del Campo AB, Carretero J, Aptsiauri N, Garrido F (2012) Targeting HLA class I expression to increase tumor immunogenicity. Tissue Antigens 79(3):147–154PubMedCrossRefGoogle Scholar
  44. 44.
    Seliger B, Ritz U, Ferrone S (2006) Molecular mechanisms of HLA class I antigen abnormalities following viral infection and transformation. Int J Cancer 118(1):129–138PubMedCrossRefGoogle Scholar
  45. 45.
    Heemels MT, Ploegh H (1995) Generation, translocation, and presentation of MHC class I-restricted peptides. Annu Rev Biochem 64:463–491PubMedCrossRefGoogle Scholar
  46. 46.
    Ortmann B, Copeman J, Lehner PJ et al (1997) A critical role for tapasin in the assembly and function of multimeric MHC class I-TAP complexes. Science 277(5330):1306–1309PubMedCrossRefGoogle Scholar
  47. 47.
    Lehner PJ, Surman MJ, Cresswell P (1998) Soluble tapasin restores MHC class I expression and function in the tapasin-negative cell line .220. Immunity 8(2):221–231PubMedCrossRefGoogle Scholar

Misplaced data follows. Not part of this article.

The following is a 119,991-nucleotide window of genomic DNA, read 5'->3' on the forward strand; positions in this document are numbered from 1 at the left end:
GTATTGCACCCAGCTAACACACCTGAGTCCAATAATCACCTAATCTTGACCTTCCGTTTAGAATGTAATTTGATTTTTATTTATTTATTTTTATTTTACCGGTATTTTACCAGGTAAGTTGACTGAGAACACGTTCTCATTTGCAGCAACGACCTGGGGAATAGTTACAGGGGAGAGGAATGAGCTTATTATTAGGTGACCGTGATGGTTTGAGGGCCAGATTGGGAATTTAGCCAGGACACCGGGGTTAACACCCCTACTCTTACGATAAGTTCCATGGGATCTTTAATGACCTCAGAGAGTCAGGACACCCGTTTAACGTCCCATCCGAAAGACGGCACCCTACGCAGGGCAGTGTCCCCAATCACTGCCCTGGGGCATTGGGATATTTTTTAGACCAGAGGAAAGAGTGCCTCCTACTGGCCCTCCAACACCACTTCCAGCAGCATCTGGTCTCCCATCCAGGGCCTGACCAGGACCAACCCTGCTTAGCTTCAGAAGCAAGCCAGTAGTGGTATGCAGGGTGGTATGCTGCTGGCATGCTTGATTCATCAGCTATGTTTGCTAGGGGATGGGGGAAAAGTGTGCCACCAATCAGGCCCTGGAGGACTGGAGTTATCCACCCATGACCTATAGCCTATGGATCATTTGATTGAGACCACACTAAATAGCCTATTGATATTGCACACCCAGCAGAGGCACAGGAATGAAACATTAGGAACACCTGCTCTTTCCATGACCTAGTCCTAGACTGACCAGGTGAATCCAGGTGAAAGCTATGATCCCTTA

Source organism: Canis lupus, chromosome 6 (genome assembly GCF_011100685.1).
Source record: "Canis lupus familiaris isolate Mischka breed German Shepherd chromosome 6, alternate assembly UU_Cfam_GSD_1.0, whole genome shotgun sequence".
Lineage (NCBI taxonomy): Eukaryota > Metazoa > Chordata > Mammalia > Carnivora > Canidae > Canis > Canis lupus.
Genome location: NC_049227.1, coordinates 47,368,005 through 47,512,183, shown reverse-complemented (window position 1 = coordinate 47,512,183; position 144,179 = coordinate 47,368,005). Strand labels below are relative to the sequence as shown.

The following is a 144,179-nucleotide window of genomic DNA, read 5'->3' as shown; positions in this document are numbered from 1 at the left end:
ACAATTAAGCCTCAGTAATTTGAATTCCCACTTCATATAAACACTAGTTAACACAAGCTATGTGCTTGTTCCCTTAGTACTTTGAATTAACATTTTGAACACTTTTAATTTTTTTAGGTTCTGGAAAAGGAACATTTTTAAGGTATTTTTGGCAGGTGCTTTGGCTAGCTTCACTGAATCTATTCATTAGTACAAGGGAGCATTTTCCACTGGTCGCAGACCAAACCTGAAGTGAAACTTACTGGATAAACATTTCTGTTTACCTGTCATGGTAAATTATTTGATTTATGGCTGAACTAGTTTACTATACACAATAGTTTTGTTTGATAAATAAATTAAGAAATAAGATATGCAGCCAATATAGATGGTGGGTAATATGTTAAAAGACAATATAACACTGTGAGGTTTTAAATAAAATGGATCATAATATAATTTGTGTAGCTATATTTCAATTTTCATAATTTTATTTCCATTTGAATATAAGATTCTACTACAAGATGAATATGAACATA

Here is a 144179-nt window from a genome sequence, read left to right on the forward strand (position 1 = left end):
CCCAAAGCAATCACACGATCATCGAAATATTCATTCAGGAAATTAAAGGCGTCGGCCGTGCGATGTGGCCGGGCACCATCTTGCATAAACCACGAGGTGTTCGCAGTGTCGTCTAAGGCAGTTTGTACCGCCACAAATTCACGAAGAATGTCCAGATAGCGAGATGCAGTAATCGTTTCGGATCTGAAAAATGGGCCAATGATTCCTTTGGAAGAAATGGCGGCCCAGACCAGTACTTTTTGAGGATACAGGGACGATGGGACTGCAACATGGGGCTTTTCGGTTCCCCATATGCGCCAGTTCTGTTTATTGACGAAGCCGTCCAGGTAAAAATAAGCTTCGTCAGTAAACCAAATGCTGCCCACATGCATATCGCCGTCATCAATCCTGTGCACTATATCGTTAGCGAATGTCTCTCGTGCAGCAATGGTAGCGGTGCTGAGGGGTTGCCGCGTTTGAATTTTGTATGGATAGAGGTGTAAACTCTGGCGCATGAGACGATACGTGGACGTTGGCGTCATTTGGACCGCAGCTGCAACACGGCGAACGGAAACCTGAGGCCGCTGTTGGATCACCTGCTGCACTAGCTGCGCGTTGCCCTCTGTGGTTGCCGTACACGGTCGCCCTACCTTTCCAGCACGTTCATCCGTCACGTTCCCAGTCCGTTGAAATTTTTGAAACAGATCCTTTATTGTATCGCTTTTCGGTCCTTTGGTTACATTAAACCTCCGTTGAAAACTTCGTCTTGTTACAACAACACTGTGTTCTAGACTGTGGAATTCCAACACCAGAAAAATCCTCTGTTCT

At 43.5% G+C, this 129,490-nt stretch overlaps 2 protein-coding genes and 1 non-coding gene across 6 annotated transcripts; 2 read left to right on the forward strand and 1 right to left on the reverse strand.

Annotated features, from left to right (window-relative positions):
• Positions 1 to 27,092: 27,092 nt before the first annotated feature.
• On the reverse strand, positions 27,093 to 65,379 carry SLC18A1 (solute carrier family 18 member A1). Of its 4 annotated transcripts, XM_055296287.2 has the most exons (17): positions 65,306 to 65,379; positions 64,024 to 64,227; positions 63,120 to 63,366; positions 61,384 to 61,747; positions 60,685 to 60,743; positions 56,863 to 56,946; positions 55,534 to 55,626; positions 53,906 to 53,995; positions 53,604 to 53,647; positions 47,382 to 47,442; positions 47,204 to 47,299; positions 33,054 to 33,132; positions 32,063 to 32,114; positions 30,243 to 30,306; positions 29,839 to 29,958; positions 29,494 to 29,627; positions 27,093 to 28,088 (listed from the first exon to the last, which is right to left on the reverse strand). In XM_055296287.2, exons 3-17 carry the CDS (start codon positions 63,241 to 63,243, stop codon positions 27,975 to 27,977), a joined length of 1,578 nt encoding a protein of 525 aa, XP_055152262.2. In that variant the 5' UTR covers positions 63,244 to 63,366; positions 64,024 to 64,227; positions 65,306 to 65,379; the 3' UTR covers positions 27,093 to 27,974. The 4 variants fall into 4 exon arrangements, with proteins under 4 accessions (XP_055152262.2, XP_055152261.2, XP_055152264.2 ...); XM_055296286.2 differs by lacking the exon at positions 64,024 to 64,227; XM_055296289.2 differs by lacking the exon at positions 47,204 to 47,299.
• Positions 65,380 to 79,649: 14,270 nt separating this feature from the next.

48. 48.
    Pamer E, Cresswell P (1998) Mechanisms of MHC class I–restricted antigen processing. Annu Rev Immunol 16:323–358PubMedCrossRefGoogle Scholar
  49. 49.
    Peh CA, Burrows SR, Barnden M et al (1998) HLA-B27-restricted antigen presentation in the absence of tapasin reveals polymorphism in mechanisms of HLA class I peptide loading. Immunity 8(5):531–542PubMedCrossRefGoogle Scholar
  50. 50.
    Barnden MJ, Purcell AW, Gorman JJ, McCluskey J (2000) Tapasin-mediated retention and optimization of peptide ligands during the assembly of class I molecules. J Immunol 165(1):322–330PubMedCrossRefGoogle Scholar